Crunchy coconut shrimp appetizer with a sweet and spicy dip of apricot preserves + pepper jelly.
Updated August 1, 2022
In my mind, these started out as Beer Battered Coconut Prawns. The plan was to take a recipe I slaved over last summer for coconut prawns and tweak it a bit with beer. They were The Summer Project That Drove Me Crazy with weeks of attempts, countless variations, and more pounds of shrimp than I want to admit, all to get a crispy crust. And all for love, I might add.
CM (Carnivorous Maximus), aka the husband, has to restrain himself from snagging coconut prawns from waiters’ trays as he’s walking through a restaurant. They rank high on his list of favorite foods, and although he vigorously denies it, I think they remind him of his bachelor years in Hawaii as a young ER doctor zipping through shifts before hitting the beach where the bikinis were.
So he happily ate his way through each batch I tried, judiciously weighing in on the crunch factor, the tenderness of the shrimp, and coconut flavor.
Aiming at first for a healthy version, I tried baking them.
I kicked up the heat to broil.
I experimented with rice flour, potato flour, and salting the shrimp.
“Pah-lease just FRY them!!”
I was losing that sense of fun togetherness, and agreed to fry the suckers. The secret to frying is using a high oil temperature. That way, the shrimp cook fast and are in the oil a much shorter time. The shorter the time, the less oil they absorb.
I could actually hear the crunch across the room when he ate that first batch out of the frying pan. Now I just needed to tweak the oil temperature a bit, and experiment with the coconut flakes. Home stretch, I remember thinking.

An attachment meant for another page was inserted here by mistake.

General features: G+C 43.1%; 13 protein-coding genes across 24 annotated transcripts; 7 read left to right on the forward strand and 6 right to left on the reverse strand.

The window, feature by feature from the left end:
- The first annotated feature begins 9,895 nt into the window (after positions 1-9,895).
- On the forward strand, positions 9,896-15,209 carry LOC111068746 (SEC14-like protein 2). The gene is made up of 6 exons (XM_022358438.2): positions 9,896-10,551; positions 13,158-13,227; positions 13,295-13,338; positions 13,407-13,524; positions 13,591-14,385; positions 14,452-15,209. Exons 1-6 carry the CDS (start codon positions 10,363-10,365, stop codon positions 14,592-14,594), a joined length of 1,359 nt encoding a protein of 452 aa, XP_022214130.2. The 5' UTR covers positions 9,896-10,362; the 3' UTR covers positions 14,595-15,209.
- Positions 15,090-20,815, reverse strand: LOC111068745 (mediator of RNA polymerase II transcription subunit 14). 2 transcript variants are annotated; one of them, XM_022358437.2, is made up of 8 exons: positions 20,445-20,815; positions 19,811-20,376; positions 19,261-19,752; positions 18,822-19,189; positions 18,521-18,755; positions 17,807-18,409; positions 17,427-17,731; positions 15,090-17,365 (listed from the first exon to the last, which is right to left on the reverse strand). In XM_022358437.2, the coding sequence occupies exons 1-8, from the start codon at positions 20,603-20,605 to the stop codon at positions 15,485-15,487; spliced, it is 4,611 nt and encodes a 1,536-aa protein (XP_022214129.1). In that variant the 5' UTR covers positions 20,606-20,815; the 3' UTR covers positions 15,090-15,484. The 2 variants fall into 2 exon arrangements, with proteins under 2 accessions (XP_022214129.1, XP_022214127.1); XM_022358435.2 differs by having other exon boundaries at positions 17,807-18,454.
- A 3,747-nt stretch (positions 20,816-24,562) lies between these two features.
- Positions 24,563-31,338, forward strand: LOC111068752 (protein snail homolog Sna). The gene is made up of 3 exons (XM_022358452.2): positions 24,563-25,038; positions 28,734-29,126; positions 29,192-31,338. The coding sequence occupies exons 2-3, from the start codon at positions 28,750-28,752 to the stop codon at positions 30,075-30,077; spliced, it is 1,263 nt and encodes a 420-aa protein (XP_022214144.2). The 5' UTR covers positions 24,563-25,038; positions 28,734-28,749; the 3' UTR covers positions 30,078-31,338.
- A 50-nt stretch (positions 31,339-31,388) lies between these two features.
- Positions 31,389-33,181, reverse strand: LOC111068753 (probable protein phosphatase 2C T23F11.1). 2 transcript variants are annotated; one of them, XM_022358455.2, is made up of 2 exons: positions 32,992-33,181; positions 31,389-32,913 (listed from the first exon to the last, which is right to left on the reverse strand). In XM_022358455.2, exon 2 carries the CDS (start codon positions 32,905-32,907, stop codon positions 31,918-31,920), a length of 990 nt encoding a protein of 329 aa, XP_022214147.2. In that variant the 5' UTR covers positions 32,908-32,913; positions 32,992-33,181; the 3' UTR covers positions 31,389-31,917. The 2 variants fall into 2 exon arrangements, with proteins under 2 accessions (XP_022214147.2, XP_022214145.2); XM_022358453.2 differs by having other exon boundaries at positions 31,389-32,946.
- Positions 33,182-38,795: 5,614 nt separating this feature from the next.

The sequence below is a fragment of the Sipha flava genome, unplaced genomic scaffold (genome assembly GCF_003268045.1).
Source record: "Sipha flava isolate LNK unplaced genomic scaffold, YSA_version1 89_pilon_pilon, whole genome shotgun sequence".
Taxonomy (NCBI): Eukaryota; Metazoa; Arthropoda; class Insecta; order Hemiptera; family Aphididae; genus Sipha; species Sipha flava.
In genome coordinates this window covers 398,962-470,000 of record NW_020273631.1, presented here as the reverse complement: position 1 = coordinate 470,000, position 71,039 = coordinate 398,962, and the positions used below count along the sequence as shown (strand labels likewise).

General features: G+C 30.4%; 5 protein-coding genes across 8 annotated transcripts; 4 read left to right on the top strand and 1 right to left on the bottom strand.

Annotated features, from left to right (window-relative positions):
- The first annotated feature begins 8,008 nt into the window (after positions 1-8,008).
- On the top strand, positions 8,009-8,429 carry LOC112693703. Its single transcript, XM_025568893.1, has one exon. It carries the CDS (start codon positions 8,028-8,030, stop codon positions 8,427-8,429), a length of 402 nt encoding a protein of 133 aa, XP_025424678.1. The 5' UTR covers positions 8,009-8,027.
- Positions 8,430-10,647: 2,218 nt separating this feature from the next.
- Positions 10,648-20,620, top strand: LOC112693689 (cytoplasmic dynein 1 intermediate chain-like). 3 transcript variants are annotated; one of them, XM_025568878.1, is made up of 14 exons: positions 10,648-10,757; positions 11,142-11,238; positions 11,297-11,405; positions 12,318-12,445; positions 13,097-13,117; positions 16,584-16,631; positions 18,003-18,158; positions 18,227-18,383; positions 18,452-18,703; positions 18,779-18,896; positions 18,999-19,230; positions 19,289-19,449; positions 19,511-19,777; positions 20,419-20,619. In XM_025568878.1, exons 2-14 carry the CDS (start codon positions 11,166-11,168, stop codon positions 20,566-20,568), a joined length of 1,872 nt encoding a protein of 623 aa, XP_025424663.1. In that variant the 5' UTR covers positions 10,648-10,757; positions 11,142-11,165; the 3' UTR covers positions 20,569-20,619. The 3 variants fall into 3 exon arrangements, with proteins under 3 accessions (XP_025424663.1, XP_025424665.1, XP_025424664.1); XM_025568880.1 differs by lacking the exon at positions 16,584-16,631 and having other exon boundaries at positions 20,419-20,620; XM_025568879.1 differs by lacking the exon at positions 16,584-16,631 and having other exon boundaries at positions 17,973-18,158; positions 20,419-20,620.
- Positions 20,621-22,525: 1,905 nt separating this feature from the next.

I tried sweetened and unsweetened coconut. I tried small flake and big. I even gave large toasted flakes a run for its money. In the end, I settled on a combination of large and medium, and enough coconut to last me a lifetime.
So yesterday, I bought some shrimp, and after long pondering, decided on Anchor Steam beer. I kept a bottle out at room temperature to play with today, and that was the last I gave it any thought until we tested the finished prawns this afternoon and I spied the bottle of beer still on the counter.
CM generously offered, “it’s okay with me if you make another batch with the beer.”
I’m not saying my love for him has limits, but going back to the store for more shrimp wasn’t happening today.
“Next time”, I responded. Because with these coconut shrimp, I’ve learned there’s always a next time.
Be sure to bring the oil back up to 375˚- 400˚F between batches of the shrimp. This ensures a brown crispy skin and shorter time in the oil.
All-purpose flour, rice flour or potato flour can all be substituted for the coconut flour.
I've used sesame oil, and it works well as a substitute for peanut oil. I imagine Canola oil would too.
Coconut Prawns with Sweet-Spicy Dipping Sauce – #SundaySupper
Sweet and Spicy Dipping Sauce
- 3 tablespoon apricot preserves
- 3 tablespoon red pepper jam
- Bring the shrimp to room temperature. Line a baking sheet with a doubled thickness of paper towels
- Pour enough peanut oil into a heavy pot to nearly submerge the shrimp, and heat over medium-high heat to between 375 - 400˚ F.
- Set out three bowls. Pour the flour in the first bowl; whisk the eggs in the second; mix the coconut, Panko, salt, cayenne, and cinnamon in the third.
- Dip each shrimp first in the flour, shaking off any excess; then in the egg; and finally in the coconut mixture, pressing the mixture lightly onto the shrimp. Place on a plate until finished with all the shrimp.
- Depending on the size of your pot, you will need to cook the shrimp in three or four batches. Drop a few shrimp into the oil, and cook for two minutes. If the shrimp aren't completely submerged, use tongs to gently flip them over in the oil after the first minute. Remove by grabbing their tails with tongs, and lay on the paper towels to drain. Repeat with the remaining shrimp.
- Serve with the Sweet and Spicy Dipping Sauce.
Sweet and Spicy Dipping Sauce
- Stir together the apricot preserves and red pepper jelly.